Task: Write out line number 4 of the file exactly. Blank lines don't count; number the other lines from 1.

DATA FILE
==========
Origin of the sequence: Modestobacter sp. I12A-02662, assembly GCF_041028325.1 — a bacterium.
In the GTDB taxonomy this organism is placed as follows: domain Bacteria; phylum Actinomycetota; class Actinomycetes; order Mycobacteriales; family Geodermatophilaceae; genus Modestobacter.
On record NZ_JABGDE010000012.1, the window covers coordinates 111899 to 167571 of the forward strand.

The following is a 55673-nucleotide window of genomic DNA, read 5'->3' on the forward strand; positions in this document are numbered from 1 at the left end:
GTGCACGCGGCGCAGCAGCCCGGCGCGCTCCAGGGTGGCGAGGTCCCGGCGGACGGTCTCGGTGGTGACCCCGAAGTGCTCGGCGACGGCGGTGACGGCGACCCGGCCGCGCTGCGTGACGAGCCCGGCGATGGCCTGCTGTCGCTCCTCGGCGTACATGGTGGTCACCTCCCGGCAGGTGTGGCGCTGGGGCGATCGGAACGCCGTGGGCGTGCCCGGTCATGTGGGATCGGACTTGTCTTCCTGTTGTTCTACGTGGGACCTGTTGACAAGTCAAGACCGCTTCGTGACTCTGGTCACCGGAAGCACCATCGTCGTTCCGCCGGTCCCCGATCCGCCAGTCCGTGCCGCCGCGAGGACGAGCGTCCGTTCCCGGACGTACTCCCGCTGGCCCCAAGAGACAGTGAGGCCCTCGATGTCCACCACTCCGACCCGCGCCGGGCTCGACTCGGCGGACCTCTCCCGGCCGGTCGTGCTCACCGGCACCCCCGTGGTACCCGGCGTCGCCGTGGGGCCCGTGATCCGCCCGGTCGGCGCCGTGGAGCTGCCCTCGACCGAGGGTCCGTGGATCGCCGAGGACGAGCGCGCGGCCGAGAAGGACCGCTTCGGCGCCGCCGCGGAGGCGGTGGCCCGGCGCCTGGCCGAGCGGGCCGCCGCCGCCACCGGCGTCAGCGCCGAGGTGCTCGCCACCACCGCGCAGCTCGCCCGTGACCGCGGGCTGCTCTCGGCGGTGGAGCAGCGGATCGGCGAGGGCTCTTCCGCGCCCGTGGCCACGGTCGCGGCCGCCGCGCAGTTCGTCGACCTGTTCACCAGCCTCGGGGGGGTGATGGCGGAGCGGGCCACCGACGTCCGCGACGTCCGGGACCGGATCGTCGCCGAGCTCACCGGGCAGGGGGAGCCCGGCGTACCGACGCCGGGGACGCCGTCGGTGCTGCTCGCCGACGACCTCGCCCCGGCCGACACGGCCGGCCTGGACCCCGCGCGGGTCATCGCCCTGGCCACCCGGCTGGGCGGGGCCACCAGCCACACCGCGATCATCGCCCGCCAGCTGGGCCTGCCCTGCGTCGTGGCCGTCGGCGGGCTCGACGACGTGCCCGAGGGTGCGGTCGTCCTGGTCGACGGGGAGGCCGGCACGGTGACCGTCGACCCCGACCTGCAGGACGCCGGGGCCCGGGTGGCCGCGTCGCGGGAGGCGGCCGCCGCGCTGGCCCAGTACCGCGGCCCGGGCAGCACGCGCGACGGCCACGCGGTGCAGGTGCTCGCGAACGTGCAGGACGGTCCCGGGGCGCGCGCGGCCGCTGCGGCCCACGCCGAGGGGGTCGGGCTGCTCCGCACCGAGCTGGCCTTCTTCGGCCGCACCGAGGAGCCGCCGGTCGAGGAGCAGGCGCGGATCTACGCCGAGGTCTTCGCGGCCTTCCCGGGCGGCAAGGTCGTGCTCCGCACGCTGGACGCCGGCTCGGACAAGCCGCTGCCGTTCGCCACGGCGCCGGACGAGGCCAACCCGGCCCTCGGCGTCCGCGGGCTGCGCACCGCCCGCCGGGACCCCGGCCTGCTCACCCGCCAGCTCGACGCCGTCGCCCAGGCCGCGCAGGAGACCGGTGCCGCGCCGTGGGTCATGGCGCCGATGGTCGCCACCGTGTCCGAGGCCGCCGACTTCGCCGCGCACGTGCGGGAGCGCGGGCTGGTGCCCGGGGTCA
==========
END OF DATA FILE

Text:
The following is a 55673-nucleotide window of genomic DNA, read 5'->3' on the forward strand; positions in this document are numbered from 1 at the left end: